Coach Hays’ Unsportsmanlike Conduct #1
Good ole Coach Hays is heading into his third football season not being Football Coach Hays. It is getting a bit easier, I promise. But, seeing as the season is right around the corner, I thought it appropriate to spew some more Tiger football coaching memories to help get the football juices flowing again.
I was mowing today. I do some pretty heavy thinking pushing the mower around the yard, so if I fail to wave at you as you drive by the house, don’t take it personally. I mentally drifted to the topic of if and how a coach can directly affect the outcome of a football game. Besides the obvious methods of scouting, preparation and play calling, I am not a big believer in giving the coach too much credit for players execution on the field (it happens way too often in the NFL and NCAA). I wondered if I could remember a time when I possibly had a direct coaching affect on the outcome of a football game. I thought of three. Here is the first.
We were playing a JV game at Wamego, a league rival, in 2007. First possession, we turn the ball over deep in our territory. We shut them down first two plays. It is third and long, they snap the ball and their QB rolls out toward their sideline. We have their receivers covered like a blanket, with our pass rushers bringing the heat. The QB steps out of bounds, the umpire blows his whistle and our kids ALL stop. The QB nonchalantly throws the ball to the endzone, where their receiver catches it. Play over, 4th down, right? Not right! They call a touchdown! Their fans are cheering, their sidelines is going nuts, and all our kids are standing there dumbfounded pointing to the out of bounds spot from where the QB threw the ball after the whistle.
I go ballistic! To make the situation worse, the officiating crew ignores me. They line up the two-point conversion. I walk out to the numbers, screaming, but still nothing. Each of those four officials knows they are absolutely, completely wrong, and their solution is to ignore me. All one of them needs to do is tell me they screwed up the call and I will shut up. Not going to happen. As Wamego breaks their huddle and trots to the line, I grabbed my Tiger Football baseball hat from my head and launch it at the umpire. It is the most bush league thing I have ever done as a coach. That hat soars over the left shoulder of the umpire. He blows his whistle, waves his arms for an official’s timeout, then turns toward me on the sidelines. If I were him, I would toss my ass out of the game. Better yet, I would toss myself completely out of the stadium and make me go sit on the bus in the parking lot. Instead, since he knows he just made a horrendous call on the touchdown, he looks to the ground and slirks over to where I am standing, hatless.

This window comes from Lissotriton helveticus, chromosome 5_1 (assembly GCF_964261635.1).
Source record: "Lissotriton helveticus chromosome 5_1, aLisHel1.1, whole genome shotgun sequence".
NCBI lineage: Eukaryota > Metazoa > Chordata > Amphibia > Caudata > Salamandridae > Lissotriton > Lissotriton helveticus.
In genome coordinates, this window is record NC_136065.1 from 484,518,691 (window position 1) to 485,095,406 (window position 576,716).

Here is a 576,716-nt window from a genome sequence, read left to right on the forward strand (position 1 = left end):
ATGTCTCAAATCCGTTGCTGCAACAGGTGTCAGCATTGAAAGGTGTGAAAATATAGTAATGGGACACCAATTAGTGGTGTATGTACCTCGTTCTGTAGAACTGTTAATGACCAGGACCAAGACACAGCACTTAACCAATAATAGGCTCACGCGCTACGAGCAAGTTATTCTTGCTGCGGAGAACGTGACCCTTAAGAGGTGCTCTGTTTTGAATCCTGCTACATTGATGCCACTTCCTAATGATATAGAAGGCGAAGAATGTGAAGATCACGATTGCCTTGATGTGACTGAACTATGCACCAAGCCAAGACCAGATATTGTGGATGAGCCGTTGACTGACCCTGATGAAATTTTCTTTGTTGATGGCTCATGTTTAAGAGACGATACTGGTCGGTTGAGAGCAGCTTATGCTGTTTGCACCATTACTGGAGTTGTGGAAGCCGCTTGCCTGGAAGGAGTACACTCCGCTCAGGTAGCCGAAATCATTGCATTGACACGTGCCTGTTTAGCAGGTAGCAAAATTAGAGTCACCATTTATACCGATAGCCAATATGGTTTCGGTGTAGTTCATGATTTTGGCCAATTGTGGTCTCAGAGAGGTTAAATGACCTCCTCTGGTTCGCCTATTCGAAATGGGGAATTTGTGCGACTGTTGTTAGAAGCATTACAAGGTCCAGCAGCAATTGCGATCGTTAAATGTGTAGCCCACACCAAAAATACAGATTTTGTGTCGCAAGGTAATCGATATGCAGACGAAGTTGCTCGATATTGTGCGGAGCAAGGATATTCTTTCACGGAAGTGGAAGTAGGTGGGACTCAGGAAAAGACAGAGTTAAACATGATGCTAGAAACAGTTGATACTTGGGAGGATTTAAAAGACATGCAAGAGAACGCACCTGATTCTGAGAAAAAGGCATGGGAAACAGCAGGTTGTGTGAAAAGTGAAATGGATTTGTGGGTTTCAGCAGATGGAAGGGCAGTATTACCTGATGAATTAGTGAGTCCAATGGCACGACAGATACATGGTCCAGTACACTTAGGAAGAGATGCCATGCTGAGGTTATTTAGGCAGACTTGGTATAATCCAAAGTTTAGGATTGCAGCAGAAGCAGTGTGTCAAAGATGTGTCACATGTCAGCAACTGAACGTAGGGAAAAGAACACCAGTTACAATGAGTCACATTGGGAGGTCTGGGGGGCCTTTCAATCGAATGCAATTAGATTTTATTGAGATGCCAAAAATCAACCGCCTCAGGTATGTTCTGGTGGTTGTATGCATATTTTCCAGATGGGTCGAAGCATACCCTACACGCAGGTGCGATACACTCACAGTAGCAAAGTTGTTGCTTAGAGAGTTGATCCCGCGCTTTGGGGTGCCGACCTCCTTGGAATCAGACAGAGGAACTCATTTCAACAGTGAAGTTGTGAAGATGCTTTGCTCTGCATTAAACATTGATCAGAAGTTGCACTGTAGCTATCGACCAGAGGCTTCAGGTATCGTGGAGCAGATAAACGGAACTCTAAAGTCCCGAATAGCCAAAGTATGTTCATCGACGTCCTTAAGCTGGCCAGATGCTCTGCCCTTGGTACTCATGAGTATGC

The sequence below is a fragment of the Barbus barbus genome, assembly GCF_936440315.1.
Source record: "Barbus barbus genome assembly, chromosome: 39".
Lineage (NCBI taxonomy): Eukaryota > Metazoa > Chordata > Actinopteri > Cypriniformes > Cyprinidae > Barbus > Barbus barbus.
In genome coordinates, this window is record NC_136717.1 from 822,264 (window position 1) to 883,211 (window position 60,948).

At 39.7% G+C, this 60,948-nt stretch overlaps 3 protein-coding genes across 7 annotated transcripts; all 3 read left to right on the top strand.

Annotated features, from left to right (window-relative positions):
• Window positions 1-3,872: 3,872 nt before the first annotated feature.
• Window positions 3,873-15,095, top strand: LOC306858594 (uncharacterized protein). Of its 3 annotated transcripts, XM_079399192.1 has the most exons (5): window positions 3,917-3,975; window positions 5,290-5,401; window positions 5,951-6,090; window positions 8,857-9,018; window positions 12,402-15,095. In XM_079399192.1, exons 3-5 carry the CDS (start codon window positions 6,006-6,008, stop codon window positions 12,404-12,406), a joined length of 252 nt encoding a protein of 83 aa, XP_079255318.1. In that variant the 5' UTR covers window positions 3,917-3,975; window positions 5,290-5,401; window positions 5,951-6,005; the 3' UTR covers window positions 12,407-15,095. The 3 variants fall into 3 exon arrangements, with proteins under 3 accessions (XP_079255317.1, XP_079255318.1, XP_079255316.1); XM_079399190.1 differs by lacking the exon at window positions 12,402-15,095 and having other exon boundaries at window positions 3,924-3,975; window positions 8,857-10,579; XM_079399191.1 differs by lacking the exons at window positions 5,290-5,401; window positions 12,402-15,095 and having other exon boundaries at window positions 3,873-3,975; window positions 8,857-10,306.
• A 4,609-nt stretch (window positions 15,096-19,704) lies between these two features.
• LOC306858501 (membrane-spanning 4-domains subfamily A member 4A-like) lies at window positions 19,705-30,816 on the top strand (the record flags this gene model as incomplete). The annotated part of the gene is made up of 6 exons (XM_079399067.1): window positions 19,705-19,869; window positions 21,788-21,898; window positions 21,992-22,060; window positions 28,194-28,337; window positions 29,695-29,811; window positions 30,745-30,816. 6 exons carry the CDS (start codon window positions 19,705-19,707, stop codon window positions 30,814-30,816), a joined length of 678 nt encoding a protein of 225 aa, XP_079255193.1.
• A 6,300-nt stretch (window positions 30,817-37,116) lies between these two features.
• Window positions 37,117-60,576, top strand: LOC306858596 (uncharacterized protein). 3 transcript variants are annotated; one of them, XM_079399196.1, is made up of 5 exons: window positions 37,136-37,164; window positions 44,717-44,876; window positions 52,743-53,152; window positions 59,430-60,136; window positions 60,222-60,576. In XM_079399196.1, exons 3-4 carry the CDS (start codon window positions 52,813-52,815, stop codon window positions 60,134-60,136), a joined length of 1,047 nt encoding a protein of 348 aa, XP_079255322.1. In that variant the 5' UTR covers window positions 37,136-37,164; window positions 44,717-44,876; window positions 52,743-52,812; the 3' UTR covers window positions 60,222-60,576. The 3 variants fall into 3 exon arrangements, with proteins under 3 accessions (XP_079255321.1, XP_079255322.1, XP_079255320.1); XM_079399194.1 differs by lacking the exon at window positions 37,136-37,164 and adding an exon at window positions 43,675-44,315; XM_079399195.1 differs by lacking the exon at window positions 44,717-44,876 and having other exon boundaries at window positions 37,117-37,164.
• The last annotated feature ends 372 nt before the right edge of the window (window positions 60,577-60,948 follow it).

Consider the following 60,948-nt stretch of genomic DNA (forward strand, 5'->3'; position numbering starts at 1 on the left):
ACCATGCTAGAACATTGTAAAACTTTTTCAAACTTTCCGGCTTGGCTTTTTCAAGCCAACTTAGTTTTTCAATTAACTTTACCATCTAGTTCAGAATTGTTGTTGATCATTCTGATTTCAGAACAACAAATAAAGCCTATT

“Coach, you can’t throw your hat.”
“You can’t make a crappy call like that, especially when it is right in front of you AND it’s a touchdown!”
“And YOU blew your whistle and called the play dead.”
“That whistle must have come from the stands. It wasn’t me.”
“Ha ha ha ha…that’s ridiculous. I have four kids who were close to you, and swear YOU blew the whistle!”
He hands me back my hat, still no eye contact. “Just don’t throw your hat anymore.”
“Just don’t make any more pathetic calls.”
Long story short. We rally from a 6-0 deficit to win 60-something to 6. The boys were so ticked and so fired up after that questionable touchdown play, they completely shut down everything Wamego tried to do. One series in the 4th quarter, we were up big and Wamego started a possession on their 40 yard line. The first three pass plays we sacked their QB for big losses back to their 10 yard line. They went for it on fourth down and we sacked the QB for a safety. Pretty much the story of the game.
Maybe, just maybe, knowing their coach had their collective back that day affected the way the kids performed, and, ultimately, the outcome of the game. What do you think?